"We're like three rocks on the same beach getting tossed around by the ocean together for 30 years - we can't help but round each other's edges"- Dick Weiss. Traver Gallery's ongoing exhibition"Old Friends, New Work," showcases the work of three artists who share a deep friendship: Charlie Parriott, Cappy Thompson, and Dick Weiss. Each artist has contributed independent work to be displayed together, revealing the relationships and influence they have had upon one another. In an email exchange with the Glass Quarterly Hot Sheet, gallery owner Sarah Traver said that “This is the first time that we will have exhibited these three artists together.” She explained how each artist created individual bodies of work, not explicitly intended to explore their decades-long friendship, but with insights into their long-running affections for one another an inevitable byproduct. “They are displayed together in the gallery collectively so that those connections can be revealed and discovered organically,” said Traver.
"Every time we gaze through a window, walk down the pavement, or set foot on a sandy beach, we are interacting with material made by exploding stars that burned millions of years ago," says Haley Gomez, a professor at Cardiff University's School of Physics and Astronomy.
The New Jersey Council of County Colleges recently presented the first statewide Community College Distinguished Alumnus Award to Salem Community College Alumnus Paul J. Stankard. From L to R: The association's president Aaron Fichtner, chair Helen Albright, honoree Paul Stankard, Salem Community College board chair Dorothy Hall, and Salem's President Michael Gorman.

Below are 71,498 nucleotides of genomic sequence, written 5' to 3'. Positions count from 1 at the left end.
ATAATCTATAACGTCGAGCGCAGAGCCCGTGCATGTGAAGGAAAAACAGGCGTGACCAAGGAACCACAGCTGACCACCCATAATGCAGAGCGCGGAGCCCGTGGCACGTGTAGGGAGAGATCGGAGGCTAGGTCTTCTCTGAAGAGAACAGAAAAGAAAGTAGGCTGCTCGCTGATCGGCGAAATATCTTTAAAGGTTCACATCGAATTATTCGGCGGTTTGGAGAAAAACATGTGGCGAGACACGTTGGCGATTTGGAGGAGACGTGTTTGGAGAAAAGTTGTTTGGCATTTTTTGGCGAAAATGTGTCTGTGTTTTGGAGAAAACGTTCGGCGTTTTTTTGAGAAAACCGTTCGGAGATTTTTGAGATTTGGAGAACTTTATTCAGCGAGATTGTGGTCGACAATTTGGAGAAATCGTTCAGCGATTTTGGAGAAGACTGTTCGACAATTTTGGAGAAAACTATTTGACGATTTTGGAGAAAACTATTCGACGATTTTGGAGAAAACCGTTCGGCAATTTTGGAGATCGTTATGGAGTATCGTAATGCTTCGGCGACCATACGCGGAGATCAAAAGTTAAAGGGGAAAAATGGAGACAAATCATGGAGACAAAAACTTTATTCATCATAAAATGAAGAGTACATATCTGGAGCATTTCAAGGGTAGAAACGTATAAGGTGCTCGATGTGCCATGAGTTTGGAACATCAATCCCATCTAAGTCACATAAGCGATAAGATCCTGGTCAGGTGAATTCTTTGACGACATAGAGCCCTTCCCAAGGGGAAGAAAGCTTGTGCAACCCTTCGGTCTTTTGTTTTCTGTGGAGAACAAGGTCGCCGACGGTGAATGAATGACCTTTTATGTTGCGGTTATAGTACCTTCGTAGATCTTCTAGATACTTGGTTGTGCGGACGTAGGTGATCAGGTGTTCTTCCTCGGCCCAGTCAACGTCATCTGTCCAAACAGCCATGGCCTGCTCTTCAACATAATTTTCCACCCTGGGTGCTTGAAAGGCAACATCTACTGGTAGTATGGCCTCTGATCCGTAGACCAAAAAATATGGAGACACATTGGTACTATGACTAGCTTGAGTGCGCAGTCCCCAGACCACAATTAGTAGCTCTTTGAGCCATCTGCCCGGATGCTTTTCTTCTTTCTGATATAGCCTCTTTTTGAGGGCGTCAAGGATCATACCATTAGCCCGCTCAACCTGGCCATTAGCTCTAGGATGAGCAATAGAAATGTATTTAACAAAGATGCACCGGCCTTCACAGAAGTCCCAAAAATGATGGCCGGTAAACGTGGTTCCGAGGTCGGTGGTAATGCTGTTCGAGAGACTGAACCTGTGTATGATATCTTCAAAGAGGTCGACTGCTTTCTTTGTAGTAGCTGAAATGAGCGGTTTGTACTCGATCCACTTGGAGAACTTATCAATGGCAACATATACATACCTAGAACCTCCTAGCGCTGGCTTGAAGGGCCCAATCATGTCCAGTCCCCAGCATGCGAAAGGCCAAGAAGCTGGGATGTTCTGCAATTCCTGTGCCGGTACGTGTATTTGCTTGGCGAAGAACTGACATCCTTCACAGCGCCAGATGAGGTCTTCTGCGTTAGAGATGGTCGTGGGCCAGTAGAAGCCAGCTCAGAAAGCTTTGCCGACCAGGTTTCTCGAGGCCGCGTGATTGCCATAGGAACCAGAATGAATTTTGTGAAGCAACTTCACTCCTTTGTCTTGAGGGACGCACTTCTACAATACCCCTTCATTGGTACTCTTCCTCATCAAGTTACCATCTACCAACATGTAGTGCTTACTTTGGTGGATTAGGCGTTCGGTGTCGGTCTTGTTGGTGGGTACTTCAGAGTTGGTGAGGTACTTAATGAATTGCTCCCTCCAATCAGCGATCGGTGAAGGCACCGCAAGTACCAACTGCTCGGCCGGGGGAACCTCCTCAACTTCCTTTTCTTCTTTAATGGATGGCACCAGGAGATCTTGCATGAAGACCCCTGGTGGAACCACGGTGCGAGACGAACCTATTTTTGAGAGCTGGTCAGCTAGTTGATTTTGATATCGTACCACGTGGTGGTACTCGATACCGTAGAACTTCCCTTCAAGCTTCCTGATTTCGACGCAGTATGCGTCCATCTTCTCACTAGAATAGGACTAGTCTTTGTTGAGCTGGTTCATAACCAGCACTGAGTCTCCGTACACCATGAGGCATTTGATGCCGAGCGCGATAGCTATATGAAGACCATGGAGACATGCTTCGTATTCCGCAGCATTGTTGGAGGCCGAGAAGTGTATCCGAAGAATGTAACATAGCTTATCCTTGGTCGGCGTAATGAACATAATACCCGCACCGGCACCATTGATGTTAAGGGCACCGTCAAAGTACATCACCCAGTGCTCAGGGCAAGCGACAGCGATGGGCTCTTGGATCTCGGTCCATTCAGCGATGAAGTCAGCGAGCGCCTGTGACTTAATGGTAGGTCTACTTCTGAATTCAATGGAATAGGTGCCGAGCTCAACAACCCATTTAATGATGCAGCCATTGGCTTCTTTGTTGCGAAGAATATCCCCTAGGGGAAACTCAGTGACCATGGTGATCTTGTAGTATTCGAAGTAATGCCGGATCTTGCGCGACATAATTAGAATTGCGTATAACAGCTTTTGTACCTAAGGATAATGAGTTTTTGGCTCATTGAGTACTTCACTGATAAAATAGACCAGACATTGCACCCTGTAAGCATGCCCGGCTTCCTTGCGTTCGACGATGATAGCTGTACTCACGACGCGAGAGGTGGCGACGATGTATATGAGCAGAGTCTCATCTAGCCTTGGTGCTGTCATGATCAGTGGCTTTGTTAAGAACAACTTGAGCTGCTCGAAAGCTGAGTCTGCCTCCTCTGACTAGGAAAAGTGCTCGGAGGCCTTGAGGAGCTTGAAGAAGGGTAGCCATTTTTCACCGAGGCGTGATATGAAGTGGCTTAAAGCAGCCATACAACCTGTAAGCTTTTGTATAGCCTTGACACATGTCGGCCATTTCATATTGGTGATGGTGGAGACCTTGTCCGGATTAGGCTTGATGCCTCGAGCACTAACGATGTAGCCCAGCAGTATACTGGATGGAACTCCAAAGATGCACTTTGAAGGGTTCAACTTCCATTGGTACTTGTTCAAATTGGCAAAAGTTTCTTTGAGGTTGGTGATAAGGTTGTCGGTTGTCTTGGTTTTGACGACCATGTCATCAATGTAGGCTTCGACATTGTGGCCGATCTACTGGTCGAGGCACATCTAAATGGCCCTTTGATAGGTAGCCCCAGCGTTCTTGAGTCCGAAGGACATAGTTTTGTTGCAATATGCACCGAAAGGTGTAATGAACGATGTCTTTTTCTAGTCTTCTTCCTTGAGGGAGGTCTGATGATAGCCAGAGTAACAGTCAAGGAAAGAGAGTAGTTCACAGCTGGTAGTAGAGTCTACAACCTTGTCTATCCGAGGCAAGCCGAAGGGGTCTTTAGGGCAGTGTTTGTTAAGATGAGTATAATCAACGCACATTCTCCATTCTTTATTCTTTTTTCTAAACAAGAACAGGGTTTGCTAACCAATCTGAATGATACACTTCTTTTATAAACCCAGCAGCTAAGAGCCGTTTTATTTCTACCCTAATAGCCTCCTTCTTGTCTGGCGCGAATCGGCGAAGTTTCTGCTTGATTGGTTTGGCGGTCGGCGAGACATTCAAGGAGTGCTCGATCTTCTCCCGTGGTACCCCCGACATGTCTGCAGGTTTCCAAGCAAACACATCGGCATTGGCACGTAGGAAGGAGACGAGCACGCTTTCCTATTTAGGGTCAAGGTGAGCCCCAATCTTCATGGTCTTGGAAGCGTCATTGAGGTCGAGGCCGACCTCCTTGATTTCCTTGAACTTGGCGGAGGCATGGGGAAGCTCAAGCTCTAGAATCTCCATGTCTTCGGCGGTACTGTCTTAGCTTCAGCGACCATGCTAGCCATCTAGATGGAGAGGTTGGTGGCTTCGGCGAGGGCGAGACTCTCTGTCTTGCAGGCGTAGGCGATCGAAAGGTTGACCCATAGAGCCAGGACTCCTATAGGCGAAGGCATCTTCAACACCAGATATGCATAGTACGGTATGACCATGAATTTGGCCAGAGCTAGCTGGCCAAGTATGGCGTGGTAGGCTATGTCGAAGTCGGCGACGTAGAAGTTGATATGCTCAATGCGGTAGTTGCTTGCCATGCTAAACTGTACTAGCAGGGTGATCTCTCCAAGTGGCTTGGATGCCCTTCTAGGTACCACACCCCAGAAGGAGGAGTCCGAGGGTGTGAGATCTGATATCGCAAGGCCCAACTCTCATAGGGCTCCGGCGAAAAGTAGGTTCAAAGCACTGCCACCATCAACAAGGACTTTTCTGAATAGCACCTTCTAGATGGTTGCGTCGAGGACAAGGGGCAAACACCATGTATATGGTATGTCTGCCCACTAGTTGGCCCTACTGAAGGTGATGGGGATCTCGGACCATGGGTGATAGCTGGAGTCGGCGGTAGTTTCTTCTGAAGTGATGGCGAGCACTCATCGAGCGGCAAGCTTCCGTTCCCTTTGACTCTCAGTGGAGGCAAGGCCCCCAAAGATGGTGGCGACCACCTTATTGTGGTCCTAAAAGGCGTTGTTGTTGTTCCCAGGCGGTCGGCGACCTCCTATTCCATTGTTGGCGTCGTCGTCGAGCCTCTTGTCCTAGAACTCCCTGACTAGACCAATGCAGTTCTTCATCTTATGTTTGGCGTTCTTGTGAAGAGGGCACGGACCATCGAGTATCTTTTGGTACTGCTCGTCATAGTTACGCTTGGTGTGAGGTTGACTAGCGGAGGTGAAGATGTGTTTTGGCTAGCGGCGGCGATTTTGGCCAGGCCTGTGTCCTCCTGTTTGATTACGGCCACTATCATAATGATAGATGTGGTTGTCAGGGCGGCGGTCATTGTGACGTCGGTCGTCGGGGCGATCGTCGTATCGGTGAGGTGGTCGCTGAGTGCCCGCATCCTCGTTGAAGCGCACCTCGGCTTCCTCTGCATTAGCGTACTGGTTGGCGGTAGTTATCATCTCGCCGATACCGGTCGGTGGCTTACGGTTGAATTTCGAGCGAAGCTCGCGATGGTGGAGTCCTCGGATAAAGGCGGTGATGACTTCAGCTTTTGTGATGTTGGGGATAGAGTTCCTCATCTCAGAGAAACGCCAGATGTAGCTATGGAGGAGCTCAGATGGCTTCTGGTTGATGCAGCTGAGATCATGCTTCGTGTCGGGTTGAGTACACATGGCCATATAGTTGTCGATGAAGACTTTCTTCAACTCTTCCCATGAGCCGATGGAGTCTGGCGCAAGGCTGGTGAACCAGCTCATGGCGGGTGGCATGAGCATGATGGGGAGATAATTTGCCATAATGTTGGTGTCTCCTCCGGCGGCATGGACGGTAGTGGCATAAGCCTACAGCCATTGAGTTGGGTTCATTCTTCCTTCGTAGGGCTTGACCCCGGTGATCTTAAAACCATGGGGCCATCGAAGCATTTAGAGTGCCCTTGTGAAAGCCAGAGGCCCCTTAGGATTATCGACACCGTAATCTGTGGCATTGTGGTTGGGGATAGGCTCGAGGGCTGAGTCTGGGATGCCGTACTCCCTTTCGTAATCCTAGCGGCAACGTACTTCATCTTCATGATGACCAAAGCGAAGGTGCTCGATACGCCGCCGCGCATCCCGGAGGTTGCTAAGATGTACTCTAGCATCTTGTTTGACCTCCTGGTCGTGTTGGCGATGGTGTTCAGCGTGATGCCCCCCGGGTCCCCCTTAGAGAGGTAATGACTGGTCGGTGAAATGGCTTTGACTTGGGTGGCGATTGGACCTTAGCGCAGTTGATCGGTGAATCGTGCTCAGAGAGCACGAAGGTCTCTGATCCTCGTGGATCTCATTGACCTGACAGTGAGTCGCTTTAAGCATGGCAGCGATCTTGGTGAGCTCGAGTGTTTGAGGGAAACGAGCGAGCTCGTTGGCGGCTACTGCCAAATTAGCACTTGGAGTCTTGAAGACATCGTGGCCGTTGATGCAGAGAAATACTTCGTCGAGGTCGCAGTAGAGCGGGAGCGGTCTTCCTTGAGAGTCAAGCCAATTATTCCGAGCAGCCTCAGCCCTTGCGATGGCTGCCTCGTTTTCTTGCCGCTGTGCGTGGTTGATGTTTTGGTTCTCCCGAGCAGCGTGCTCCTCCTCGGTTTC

Flameworker Paul Stankard was honored by the New Jersey Council of County Colleges in a November 16, 2018, ceremony. The award recognizes New Jersey community college graduates that have made honorable contributions to their respective professional fields. In a telephone interview with the Glass Quarterly Hot Sheet, Stankard said that, "Salem Community College offered me a beautiful platform to stand on and build a career." He credits his 1961 enrollment in what was then named the Salem County Vocational Technical Institute’s scientific glassblowing program for instilling not only a strong technical foundation but also where he found an emotional connection to glass art. Interacting and sharing with other glassworkers is what he holds of most importance. "Sharing can be a two-way street. Interacting with young people and sharing my philosophy and process helps me articulate what is important to me," Stankard said.